Beekeeping for Beginners

Beekeeping may seem like a real challenge if you have no idea where to start. We spoke with local beekeeper, Gwynne Berry, and got the scoop on what it takes to make your own honey. Read on to learn more about the supplies you’ll need to get started, and discover how important bees are to everything around us!

How did you become interested in beekeeping?

I have been beekeeping for about 6 years now. I was drawn in by the idea of harvesting your own honey, but very quickly became fascinated with the bees themselves. They have a matriarchal social structure with the queen living for 2-3 years and the males (drones) living for 6-8 weeks. The video below shows a baby bee coming out of its cell.

I love how for each stage of life, the bee has a specific job. It’s amazing how much a single female worker bee accomplishes in her 45 day lifetime. Days 1-11: Nurse Bees take care of the brood and clean the cells. Days 12-17: Funeral Bees remove the dead, make wax, and carry food. Days 18-21: Guard Bees protect the hive, check every bee that enters, and takes care of any intruders. Days 22-45 (and beyond): Field Bees go from flower to flower collecting pollen.

What kind of advice would you give beginners and those thinking about beekeeping?

Research! Read books and watch videos. Join or follow a local beekeeping group. These will give you the step-by-step guides on how to set up and take care of your hive, as well as tell you what NOT to do – which is extremely helpful! I also took a small “Intro to Beekeeping” class. The running joke is that there are as many ways and styles of beekeeping as there are beekeepers!

What does it take to get started with beekeeping?

Most beekeeping catalogues will have a starter set to choose from (try Betterbee out of the Adirondacks). I think if you are able, start with two hives — it is better than one. It allows for diversity, and if one hive gets into trouble, you can supplement brood from the other hive. I always try to get bees that are adapted to the Vermont seasons. Finally, I prefer starting with a nuc (five full frames of drawn comb and brood) versus a package of bees (no comb or brood). Our season is short and it is best to start with the strongest bees you can.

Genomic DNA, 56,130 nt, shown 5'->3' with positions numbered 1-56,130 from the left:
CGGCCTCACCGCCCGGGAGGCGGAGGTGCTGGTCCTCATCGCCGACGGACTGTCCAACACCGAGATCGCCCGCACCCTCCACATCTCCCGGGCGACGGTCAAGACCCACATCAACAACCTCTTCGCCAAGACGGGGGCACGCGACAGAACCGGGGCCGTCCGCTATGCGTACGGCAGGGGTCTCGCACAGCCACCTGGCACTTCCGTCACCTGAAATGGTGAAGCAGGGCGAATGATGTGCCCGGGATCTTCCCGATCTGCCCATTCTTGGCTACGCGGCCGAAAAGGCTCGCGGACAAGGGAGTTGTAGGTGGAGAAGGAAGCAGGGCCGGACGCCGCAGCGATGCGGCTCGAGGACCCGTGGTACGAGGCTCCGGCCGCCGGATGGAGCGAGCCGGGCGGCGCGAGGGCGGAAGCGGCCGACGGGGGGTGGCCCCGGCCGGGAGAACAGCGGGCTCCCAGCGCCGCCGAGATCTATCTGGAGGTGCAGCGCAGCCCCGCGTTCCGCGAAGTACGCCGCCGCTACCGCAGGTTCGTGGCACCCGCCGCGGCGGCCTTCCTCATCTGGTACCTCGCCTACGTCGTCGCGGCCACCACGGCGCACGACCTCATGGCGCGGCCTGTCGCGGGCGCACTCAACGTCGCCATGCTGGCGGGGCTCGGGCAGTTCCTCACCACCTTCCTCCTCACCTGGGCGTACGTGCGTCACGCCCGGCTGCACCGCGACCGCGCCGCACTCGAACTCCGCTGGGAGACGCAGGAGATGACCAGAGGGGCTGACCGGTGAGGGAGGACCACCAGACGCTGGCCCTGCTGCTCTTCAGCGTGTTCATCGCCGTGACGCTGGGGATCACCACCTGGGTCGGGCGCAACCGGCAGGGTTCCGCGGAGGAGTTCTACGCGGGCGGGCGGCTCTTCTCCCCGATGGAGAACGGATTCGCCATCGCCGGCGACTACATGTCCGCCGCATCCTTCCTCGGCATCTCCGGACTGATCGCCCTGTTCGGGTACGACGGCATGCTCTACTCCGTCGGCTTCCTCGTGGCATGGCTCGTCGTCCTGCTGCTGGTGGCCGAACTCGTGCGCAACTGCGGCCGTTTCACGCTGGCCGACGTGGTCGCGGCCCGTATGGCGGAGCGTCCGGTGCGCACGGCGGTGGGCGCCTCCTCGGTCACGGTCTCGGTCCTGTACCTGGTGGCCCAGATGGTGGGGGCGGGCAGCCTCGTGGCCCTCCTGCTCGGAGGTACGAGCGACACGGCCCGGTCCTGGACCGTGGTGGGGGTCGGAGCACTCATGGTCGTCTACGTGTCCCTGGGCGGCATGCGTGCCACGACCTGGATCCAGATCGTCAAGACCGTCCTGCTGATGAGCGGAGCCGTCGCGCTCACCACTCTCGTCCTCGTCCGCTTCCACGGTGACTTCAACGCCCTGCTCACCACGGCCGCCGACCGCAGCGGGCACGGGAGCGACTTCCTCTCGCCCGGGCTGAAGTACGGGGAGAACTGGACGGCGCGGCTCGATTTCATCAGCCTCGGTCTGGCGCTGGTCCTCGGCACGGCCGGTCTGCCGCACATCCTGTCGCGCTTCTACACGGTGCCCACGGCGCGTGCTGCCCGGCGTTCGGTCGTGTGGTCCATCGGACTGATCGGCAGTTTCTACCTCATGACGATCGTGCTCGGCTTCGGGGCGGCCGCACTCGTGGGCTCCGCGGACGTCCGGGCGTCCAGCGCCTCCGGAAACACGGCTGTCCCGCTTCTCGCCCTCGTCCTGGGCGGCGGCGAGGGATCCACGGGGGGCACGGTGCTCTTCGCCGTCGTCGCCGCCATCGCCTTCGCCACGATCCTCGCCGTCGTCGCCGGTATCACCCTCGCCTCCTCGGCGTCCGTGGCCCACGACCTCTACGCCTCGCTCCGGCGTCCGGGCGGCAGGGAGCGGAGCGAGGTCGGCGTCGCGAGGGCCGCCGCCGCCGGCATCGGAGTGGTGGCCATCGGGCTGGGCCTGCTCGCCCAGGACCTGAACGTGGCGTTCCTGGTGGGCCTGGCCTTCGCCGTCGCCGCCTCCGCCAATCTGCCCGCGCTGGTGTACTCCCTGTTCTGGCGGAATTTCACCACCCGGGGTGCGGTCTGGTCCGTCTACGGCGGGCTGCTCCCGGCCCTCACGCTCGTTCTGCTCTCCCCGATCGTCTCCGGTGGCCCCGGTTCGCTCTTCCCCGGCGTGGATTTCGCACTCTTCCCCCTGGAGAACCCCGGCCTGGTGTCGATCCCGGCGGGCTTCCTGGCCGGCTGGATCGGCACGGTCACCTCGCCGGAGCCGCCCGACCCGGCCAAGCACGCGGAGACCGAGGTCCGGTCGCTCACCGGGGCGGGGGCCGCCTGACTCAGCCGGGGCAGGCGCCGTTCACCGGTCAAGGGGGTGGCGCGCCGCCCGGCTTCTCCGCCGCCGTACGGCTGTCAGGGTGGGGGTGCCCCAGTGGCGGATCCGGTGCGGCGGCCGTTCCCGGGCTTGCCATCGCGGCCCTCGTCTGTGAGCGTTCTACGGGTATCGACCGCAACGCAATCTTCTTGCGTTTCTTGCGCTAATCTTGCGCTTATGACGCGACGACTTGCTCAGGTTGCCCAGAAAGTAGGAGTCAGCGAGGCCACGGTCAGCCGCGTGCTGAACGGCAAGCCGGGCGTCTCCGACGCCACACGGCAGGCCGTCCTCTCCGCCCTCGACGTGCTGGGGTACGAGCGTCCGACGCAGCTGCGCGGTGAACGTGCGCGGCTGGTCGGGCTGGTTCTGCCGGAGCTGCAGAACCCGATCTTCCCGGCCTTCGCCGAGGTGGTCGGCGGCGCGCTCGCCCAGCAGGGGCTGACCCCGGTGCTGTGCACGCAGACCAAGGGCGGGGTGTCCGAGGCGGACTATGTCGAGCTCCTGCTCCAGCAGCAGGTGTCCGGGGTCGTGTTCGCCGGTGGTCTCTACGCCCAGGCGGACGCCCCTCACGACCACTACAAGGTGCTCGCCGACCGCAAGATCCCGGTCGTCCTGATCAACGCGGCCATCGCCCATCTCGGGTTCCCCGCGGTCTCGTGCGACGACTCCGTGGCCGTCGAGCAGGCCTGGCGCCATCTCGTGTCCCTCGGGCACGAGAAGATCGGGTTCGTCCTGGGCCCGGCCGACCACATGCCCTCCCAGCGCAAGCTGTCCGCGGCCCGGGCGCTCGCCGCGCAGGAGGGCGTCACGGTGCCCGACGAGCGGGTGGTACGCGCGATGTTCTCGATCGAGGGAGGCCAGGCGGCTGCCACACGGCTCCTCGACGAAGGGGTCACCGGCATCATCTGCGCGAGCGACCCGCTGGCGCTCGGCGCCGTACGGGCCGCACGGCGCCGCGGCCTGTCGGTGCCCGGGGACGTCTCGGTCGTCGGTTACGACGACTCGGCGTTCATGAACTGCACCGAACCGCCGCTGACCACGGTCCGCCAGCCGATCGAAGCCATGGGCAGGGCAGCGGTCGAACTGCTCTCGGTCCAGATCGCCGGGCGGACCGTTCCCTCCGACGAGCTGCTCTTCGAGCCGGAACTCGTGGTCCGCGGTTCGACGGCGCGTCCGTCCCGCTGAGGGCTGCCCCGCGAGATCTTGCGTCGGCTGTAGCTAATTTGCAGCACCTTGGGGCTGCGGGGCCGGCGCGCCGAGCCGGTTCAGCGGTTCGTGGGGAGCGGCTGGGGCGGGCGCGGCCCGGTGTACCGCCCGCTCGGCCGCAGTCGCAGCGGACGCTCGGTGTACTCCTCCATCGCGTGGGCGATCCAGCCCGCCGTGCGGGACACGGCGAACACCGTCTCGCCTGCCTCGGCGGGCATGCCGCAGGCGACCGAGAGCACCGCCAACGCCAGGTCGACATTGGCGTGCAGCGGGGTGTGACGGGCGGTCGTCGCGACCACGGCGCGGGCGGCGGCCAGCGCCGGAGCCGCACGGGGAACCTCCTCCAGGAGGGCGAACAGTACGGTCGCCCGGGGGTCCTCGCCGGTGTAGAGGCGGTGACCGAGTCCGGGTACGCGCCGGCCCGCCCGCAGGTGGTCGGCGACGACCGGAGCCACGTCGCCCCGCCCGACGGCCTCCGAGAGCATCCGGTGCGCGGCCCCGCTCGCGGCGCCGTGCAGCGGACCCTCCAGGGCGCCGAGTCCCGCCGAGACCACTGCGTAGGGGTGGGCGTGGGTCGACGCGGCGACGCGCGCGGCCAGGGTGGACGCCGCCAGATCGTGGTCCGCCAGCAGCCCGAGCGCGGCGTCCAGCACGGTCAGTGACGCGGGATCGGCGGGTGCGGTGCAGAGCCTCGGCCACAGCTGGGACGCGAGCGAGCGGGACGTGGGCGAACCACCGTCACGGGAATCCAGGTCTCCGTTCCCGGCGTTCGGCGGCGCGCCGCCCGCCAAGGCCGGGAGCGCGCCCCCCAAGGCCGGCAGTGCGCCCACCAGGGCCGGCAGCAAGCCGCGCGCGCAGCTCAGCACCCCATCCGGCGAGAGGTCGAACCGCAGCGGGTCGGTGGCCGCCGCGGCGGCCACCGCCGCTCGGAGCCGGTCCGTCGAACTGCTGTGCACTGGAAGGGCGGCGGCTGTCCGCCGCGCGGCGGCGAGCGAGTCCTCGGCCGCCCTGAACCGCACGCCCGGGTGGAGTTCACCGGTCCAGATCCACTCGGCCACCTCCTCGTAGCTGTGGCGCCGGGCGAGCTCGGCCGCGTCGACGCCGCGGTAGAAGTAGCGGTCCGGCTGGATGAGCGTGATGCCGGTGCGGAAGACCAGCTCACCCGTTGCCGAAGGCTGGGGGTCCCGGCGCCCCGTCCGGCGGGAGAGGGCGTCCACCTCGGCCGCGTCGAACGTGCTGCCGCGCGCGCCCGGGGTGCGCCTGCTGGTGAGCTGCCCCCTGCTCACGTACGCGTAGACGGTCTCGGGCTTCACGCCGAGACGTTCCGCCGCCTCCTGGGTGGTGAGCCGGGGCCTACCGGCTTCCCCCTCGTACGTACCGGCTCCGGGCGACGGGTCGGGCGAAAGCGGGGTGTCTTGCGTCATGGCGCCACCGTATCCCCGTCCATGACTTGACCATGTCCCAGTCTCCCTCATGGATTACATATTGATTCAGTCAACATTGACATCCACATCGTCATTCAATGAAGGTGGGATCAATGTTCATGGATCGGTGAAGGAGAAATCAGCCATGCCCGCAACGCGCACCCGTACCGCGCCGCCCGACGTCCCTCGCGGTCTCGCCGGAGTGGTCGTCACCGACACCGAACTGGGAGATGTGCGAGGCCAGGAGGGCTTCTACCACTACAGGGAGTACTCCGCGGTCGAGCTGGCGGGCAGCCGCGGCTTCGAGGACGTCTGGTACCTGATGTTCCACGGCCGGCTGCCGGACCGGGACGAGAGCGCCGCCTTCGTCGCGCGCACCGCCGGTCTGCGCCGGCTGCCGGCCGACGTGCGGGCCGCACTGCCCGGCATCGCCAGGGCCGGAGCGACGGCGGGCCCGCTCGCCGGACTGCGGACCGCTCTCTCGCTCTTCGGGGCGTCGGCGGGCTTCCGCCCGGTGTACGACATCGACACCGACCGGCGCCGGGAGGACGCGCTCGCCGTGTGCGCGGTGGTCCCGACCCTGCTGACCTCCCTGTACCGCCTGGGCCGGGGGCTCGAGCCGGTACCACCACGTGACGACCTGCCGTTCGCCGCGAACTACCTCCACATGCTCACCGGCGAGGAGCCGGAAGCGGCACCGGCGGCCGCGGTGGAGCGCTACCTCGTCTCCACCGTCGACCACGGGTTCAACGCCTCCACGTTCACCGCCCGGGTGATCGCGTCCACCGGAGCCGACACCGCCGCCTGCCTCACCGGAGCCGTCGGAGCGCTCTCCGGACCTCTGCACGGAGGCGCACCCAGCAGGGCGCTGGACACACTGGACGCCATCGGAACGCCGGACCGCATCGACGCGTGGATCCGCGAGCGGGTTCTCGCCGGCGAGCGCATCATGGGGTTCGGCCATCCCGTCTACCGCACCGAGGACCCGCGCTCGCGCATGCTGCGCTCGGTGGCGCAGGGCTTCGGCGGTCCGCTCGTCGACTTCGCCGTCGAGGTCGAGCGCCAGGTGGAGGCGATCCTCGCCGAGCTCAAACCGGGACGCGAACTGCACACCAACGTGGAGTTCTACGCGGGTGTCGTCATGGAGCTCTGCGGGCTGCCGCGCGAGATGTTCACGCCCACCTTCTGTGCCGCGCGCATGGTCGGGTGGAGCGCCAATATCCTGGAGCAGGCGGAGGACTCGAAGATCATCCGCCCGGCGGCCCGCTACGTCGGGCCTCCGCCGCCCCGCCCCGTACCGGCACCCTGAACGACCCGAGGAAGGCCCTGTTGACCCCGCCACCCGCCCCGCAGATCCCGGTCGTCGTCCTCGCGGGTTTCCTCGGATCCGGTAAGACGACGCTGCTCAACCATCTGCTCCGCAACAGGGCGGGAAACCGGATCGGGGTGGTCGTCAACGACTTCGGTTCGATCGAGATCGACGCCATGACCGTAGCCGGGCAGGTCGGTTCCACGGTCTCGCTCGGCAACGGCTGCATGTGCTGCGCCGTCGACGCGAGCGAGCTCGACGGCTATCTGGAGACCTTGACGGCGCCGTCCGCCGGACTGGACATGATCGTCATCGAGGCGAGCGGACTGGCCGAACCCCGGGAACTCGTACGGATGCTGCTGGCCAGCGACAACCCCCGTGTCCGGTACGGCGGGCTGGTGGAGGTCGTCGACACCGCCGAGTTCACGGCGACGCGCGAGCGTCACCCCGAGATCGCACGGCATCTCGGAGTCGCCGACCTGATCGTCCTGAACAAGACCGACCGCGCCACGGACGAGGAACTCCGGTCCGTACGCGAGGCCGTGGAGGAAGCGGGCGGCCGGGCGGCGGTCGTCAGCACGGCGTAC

How much time does beekeeping take, and is it seasonal?

Starting around April through November, you can expect to go into the hive every three weeks or so. Most of the time it will only take 5 to 10 minutes – just a quick peak to see how full the frames are and determine if a new box needs to go on. Other times you will need to do a full inspection. A full inspection needs to be done on a warm sunny day and will take some time – especially for new beekeepers. Because of this, it is best to watch a video first so you’ll know what to expect.

When I first started out, I went into the hive all the time. I was fascinated (and still am) by how the bees lived, worked and communicated with each other. However, this will stress your bees out. It is actually possible to love your bees to death – I once had a hive abscond because I went in too often and they felt unsafe.

Once winter arrives, you will just check to make sure that no snow is covering their entrances and perhaps occasionally scrape out the dead from the bottom. Overall, it is very low maintenance.

All pollinators like different flowers!
Inspecting the honey comb in a full bee suit.